sounds good to me. usually we should go with the most widespread orthography. in the case of endangered langs, i think the definition of widespread use be what is used by language users (and not merely the majority usage in published work). this would be the most practical & useful approach in my opinion. these other orthographies are, i would guess, creations of linguists. a community-authored orthography is much better for many reasons. although sometimes they are not so linguistically sound, it seems that this email orthography is a sort of re-transliteration of the others: so it poses no problem (right?).
the underscores are a bad idea, too. i've heard that some scripts (among Salishan langs) are changing the underscores to different symbols because of computer issues & also they seem to harder to process psychologically (less salient).
in order to help anyone not aware of the email orthog., you can make an appendix on a separate page showing the correspondences between all orthographies.
good luck on your grammar (is it pedogagical?). peace – ishwar  (speak) 01:23, 23 October 2005 (UTC)
I will hack up a table to compare the orthographies, and one for alphabetic orderings. Once they look good enough I'll upload them to Wikipedia at Tlingit alphabet and add the article to the appropriate category. I'll put together some text about the different orthographies as well, their histories and such.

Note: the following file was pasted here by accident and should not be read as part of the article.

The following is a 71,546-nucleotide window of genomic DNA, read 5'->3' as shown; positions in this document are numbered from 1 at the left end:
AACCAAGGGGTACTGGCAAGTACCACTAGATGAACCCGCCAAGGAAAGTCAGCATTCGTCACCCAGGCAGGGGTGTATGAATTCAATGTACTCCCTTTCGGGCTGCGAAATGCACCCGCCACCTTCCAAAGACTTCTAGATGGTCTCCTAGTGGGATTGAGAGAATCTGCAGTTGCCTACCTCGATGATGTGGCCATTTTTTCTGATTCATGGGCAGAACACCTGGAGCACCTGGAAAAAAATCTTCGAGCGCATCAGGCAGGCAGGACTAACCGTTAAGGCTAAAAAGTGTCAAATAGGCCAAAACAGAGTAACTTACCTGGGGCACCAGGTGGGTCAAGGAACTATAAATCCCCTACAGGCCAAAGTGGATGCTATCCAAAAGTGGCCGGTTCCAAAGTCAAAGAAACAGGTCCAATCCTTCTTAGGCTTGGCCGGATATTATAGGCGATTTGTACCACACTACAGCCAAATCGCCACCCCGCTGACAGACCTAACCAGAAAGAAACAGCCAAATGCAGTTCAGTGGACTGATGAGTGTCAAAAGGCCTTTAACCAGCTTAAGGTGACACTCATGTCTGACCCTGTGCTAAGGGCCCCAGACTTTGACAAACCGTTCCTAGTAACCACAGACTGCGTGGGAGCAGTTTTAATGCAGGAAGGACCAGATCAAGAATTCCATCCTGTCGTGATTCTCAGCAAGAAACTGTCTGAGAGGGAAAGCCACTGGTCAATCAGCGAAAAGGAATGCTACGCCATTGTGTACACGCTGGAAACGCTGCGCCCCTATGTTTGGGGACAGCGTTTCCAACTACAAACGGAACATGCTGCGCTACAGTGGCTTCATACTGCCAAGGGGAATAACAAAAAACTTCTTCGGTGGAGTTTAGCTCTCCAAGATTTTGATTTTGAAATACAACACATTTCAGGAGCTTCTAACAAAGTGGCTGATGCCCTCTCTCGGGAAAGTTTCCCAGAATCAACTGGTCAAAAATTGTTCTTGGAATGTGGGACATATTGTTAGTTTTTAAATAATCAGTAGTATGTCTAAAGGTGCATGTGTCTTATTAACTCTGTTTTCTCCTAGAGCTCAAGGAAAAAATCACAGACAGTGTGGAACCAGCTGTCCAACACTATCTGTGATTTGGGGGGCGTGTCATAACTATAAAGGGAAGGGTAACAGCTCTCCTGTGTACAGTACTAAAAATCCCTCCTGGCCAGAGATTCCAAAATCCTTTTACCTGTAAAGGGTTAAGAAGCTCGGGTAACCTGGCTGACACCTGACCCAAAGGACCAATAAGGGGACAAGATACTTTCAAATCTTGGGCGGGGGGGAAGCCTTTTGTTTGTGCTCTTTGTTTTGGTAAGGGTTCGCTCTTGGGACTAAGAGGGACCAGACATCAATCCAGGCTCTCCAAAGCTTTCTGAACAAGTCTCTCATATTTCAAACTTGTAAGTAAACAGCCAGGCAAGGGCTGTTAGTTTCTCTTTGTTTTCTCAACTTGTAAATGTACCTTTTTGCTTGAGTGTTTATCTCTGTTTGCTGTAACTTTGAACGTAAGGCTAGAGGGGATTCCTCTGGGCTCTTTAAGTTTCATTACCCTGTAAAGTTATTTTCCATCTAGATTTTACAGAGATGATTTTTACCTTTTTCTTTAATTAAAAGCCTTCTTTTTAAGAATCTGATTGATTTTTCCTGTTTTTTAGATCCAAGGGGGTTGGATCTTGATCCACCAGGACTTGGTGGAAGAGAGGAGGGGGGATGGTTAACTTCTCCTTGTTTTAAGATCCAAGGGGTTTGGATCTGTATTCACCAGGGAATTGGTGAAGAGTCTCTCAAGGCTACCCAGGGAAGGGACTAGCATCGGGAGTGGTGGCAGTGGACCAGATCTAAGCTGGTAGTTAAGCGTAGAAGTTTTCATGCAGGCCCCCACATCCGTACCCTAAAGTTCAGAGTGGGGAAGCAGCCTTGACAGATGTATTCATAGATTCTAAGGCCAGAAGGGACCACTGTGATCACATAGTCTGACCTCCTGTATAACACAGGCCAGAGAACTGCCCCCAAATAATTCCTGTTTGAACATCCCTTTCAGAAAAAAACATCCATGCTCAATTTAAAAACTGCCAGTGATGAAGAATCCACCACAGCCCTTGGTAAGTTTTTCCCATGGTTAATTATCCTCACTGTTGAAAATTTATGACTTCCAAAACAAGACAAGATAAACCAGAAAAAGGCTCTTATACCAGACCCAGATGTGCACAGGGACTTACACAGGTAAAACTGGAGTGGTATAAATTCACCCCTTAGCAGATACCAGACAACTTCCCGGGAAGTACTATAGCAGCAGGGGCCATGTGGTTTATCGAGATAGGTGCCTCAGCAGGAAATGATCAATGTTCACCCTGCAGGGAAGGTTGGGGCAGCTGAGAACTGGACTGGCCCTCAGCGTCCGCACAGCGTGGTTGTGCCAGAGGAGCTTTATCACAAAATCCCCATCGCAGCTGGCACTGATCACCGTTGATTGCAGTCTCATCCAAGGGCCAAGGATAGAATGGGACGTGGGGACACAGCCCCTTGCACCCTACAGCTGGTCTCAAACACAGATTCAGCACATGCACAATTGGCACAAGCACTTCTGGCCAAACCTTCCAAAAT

The grammar is pedagogical. It's inevitable that I use a lot of linguistic jargon, but it's meant to be useful for teaching as well. I'm deriving much of my information from Jeff Leer's PhD dissertation and Gillian Story and Constance Naish's masters dissertations, plus some information from the grammar sketch by Story and the grammar sketch in the Tlingit Verb Dictionary. Leer's work is a heavy mixture of linguistic theory from a novel autolexical perspective, and Naish and Story worked in tagmemics, so it's a problem of finding coherent pieces from very different theoretical backgrounds. I'll put some portions of the grammar that are more or less complete up here before the end of the year. — Jéioosh 02:24, 23 October 2005 (UTC)